Plug Power's Absurd Upside and Catastrophic Risk
Plug Power (PLUG) is a fascinating company with a fascinating history and a rather fascinating CEO.
PLUG is in the fuel systems and storage business. It hit the mainstream news rounds when the stock rose literally from pennies to about $12 in stock price. Since then, the stock has fallen back down over 80%. The run up was a bit of bad money chasing overblown momentum, but the fundamentals surrounding the firm did drastically change for the better. All of a sudden the company is signing multi-million dollar contracts and to date, those contracts have come in. Either you believe the growth story and ignore the rest of the fundamentals, or you ignore the growth story and believe the current fundamentals. But, let's start with some facts. This is a 16-year chart of PLUG's revenue (TTM).
We can see revenue is up more than 100% year-over-year. We know that its GenDrive product saw shipments more than double in the prior quarter and the company said that it would unambiguously drive the company to record revenue. GenDrive sales hit 888 units, up from 419 in the first quarter, and even more impressive, the company re-asserted its guidance that 3,300 GenDrive units would be delivered in 2015 along with 15 genFuel systems (Source: The Motley Fool). Those sales altogether are expected to drive $200 million in revenue. As a point of reference, in the trailing twelve months (TTM), PLUG has generated $75 million in revenue which itself is up from just $25 million for the year ending March 2014.
More good news, the stock gapped up hard on Monday, rising nearly 15% on speculation that Home Depot would become a multi-hundred million dollar customer (or more). On Friday, September 18th, a new distribution facility for Home Depot opened that will include 172 Plug Power GenDrive fuel cells and fueling infrastructure. Now, this firm has $75 million in revenue in the last year, so speculation of even a one hundred million dollar new customer would be enormous, let alone multi-hundred million dollars. But, there's another side to the story, and that's why the stock "only" rose 15%.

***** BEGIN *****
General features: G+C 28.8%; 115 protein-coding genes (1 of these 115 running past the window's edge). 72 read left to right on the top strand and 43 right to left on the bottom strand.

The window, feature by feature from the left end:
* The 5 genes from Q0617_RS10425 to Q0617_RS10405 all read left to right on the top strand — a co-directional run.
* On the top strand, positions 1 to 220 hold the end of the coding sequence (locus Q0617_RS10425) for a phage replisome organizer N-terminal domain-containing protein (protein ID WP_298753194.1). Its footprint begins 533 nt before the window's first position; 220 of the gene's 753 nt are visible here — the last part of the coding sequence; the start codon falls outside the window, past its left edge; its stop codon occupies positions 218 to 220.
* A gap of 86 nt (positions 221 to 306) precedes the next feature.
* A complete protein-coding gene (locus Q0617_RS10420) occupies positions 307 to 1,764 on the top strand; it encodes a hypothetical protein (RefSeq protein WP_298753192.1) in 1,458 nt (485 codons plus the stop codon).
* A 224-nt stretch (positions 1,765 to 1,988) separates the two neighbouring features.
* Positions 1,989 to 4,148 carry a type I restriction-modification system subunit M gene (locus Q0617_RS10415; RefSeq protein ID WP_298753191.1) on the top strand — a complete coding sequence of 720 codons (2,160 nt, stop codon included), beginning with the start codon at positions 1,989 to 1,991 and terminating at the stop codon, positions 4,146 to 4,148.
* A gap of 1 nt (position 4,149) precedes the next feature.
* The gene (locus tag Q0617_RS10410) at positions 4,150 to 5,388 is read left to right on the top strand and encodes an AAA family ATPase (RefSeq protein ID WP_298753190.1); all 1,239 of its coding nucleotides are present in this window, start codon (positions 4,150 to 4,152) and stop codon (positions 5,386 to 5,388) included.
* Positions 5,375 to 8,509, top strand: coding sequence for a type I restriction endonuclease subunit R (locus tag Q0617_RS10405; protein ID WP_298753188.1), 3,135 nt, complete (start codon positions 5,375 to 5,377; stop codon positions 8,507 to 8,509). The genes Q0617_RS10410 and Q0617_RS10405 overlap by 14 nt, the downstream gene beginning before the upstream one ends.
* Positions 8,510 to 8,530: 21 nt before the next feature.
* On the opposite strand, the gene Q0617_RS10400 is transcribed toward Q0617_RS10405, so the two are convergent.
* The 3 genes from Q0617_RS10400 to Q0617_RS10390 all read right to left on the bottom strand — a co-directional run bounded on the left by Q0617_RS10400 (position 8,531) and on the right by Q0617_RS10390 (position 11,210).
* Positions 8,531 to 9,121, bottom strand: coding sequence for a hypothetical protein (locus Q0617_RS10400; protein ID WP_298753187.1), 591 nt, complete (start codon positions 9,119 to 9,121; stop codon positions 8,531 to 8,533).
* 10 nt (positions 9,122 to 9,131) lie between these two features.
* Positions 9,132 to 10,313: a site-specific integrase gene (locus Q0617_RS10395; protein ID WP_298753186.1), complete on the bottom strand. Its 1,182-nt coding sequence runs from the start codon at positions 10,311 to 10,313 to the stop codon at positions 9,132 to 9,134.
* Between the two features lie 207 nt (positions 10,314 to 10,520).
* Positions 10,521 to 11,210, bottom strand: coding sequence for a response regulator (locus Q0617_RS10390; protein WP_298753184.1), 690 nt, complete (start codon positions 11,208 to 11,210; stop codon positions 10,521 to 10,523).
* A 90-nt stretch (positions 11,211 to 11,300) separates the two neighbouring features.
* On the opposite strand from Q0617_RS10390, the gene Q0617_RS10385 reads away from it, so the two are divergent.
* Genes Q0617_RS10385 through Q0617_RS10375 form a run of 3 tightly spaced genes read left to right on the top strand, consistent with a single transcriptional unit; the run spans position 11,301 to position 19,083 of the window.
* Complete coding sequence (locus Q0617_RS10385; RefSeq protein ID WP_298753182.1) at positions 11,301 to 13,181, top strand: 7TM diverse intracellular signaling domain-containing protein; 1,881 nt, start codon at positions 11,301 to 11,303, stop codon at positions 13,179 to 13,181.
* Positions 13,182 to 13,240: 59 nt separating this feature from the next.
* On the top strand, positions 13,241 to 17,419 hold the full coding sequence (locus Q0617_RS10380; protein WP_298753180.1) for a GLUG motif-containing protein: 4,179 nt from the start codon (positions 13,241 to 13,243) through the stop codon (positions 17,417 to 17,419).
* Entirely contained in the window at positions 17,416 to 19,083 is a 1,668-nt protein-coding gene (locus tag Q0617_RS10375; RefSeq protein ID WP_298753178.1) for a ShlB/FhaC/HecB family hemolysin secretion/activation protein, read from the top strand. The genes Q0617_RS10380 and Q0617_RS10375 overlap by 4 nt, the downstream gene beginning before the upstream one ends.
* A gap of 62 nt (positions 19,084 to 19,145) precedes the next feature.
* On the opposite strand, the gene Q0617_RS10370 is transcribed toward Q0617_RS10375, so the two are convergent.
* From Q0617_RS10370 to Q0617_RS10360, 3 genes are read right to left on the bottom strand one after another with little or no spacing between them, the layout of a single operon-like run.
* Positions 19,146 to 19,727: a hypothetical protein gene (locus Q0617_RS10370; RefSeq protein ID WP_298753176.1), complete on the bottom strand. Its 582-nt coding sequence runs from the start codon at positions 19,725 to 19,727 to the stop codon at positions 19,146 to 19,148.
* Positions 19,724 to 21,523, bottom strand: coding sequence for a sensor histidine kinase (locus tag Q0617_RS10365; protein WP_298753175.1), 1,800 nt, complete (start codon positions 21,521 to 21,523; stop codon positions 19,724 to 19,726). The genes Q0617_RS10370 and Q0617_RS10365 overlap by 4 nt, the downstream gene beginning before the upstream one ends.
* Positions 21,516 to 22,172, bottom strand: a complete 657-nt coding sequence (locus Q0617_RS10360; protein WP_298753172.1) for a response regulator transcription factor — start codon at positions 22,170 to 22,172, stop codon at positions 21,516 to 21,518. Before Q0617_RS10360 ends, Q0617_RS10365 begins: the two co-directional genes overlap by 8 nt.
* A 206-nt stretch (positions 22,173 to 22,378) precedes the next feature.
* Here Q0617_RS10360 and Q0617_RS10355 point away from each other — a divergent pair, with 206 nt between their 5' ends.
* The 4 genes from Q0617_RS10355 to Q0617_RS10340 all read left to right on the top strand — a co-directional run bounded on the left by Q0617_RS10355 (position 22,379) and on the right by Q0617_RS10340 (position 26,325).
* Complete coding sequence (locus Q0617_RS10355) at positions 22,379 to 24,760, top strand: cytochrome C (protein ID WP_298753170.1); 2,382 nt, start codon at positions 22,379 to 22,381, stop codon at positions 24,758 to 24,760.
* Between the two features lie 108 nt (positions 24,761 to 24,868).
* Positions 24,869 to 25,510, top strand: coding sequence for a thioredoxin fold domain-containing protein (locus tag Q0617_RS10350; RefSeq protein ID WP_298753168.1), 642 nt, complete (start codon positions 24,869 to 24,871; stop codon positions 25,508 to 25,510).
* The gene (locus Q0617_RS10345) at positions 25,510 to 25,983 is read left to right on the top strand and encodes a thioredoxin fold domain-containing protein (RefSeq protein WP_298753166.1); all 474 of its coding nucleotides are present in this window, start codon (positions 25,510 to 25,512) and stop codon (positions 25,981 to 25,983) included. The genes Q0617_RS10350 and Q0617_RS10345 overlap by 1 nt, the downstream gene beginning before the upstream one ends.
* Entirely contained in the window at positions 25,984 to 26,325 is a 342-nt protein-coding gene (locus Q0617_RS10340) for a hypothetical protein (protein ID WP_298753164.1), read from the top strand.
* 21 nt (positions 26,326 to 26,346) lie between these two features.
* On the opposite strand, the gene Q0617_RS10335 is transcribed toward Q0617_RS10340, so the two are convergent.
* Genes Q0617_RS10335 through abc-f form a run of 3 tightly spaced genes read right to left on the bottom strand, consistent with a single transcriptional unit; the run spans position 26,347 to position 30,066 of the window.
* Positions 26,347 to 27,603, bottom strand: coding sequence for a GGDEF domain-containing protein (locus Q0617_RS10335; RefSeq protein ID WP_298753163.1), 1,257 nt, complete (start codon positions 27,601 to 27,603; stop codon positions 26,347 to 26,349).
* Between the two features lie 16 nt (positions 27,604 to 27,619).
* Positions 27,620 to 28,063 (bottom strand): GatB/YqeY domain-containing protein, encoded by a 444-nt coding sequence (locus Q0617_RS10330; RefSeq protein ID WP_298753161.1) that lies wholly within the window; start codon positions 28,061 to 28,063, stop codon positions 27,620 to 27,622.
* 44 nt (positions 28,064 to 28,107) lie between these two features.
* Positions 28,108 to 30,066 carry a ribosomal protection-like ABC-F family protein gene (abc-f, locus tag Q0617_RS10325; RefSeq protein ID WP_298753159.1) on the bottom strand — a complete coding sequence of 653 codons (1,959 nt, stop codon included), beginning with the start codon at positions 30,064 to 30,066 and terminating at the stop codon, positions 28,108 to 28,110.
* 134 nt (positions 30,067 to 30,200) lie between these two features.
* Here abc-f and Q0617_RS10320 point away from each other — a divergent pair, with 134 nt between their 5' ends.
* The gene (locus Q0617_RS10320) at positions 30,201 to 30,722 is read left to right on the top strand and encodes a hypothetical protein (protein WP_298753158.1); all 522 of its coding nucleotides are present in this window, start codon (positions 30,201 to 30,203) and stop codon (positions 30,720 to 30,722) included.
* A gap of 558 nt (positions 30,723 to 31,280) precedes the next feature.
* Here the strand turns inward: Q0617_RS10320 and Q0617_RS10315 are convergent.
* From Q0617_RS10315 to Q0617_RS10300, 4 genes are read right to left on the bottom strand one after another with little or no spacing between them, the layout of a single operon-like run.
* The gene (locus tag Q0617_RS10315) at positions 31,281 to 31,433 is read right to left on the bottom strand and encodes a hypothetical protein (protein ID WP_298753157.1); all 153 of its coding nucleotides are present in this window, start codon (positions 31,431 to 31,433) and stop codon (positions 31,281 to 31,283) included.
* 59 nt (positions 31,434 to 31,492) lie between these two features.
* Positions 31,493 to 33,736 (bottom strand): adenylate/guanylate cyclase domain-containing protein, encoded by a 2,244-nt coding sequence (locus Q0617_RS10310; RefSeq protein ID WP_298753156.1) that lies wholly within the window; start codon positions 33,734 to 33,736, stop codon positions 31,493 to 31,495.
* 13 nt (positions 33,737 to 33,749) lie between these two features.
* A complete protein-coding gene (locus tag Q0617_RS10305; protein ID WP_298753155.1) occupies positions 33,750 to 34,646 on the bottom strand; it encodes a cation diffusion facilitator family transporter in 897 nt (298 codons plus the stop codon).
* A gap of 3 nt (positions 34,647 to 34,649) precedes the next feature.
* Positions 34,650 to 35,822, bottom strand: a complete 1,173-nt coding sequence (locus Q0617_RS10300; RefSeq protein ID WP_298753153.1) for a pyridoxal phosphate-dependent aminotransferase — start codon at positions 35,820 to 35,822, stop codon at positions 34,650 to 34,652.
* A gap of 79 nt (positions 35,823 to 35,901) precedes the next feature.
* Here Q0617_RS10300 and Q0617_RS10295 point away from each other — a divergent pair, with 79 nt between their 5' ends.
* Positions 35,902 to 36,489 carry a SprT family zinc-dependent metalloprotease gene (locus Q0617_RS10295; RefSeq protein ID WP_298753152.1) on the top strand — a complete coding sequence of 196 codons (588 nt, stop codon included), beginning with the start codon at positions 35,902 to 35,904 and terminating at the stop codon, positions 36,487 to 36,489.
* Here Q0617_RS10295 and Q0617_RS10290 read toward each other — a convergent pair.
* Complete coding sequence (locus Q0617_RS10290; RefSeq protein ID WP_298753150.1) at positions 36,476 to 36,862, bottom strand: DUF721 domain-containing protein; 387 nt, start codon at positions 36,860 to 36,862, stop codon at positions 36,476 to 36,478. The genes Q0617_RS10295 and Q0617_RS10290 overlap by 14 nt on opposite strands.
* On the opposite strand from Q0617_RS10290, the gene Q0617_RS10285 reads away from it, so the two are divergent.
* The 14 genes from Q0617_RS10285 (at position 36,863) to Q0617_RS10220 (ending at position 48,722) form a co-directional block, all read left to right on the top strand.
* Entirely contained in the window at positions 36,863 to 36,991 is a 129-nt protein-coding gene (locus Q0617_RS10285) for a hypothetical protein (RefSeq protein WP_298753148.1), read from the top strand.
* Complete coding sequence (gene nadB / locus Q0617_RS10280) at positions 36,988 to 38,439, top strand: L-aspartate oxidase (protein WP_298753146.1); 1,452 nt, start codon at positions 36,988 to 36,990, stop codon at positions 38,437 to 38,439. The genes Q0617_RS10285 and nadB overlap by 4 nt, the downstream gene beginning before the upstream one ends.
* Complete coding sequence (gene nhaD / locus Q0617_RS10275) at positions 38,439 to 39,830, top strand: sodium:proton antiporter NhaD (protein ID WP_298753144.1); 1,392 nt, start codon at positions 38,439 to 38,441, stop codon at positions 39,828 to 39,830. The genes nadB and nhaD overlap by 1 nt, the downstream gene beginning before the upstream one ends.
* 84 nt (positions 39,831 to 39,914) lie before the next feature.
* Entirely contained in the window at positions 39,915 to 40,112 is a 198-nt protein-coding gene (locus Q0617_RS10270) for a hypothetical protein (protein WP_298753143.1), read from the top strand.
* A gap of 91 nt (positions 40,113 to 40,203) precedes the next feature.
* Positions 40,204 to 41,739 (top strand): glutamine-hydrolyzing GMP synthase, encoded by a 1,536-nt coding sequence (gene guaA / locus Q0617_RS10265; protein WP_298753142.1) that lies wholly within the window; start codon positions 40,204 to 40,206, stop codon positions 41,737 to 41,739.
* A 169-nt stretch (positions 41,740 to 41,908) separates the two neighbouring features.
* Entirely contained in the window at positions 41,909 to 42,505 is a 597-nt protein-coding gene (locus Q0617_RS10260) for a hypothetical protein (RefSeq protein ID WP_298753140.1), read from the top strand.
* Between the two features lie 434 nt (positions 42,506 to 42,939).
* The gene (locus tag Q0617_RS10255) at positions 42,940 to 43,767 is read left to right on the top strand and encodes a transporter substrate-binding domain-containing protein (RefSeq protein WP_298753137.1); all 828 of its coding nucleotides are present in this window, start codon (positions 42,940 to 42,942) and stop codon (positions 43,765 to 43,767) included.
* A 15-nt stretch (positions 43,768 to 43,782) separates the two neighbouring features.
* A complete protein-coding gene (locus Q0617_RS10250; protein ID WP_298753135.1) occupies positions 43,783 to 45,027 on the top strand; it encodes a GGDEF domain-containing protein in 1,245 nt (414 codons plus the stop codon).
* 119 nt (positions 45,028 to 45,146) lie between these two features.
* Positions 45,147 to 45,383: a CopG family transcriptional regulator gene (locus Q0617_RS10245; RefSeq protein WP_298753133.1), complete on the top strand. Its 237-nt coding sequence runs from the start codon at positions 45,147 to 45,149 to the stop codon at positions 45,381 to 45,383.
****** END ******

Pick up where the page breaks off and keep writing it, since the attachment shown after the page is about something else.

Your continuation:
Back in 2014, Walmart (WMT) announced it would buy 1,700 units from PLUG and speculation swirled (just like with Home Depot) that all of a sudden Wal-Mart was going to switch to hydrogen-powered forklifts. That has come to fruition with a couple of WMT stores coming on line every quarter, but still, the stock is down 50% from the date of that announcement. It was not a game changer. Here's a solid start thought -- this image is form hydrogen.energy.gov.
There are a few misconceptions about his firm that I think need to be cleared up. First, this is not a new firm, it has been public for more than 15-years, it's simply "newly interesting." Also, regardless of the low stock price, its market cap as of this writing is over $390 million. If we look at the net income (after tax profit) for the last 16 years, we can see the company has never turned a profit over any twelve-month period.
Further, the company has been selling stock to fund operations as levered free cash flow over the trailing-twelve-months is also negative. This is not a micro cap. For a company with no profit, no expected profit and sales below $100 million (right now), we can't just blindly say it's undervalued. But, there is an argument that it will be undervalued if it delivers on what appears to be continued promising news and continued large customer signings. There is also an argument that it's overvalued; and here it is:
While the company has been exploding revenue with new orders, it simply is not turning a profit and is really nowhere near it. In fact, in the latest quarter, the firm generated just $0.71 in operating revenue for every $1 in expense. That's atrocious, even for a growing firm. Further, and perhaps more damning, there is yet to be strong evidence that PLUG has created a competitive advantage, or more plainly, a differentiated product. In fact, in a Motley Fool article authored by Travis Hoium, we read:
"Remember that GenDrive is essentially retrofit into existing manufacturers' products, so Plug Power could easily be shut out of the industry's growth potential if manufacturers like Raymond decide to make a hydrogen product themselves.  Plug Power hasn't shown the ability to make money and doesn't have a product with a competitive advantage in the market." Source (The Motley Fool ).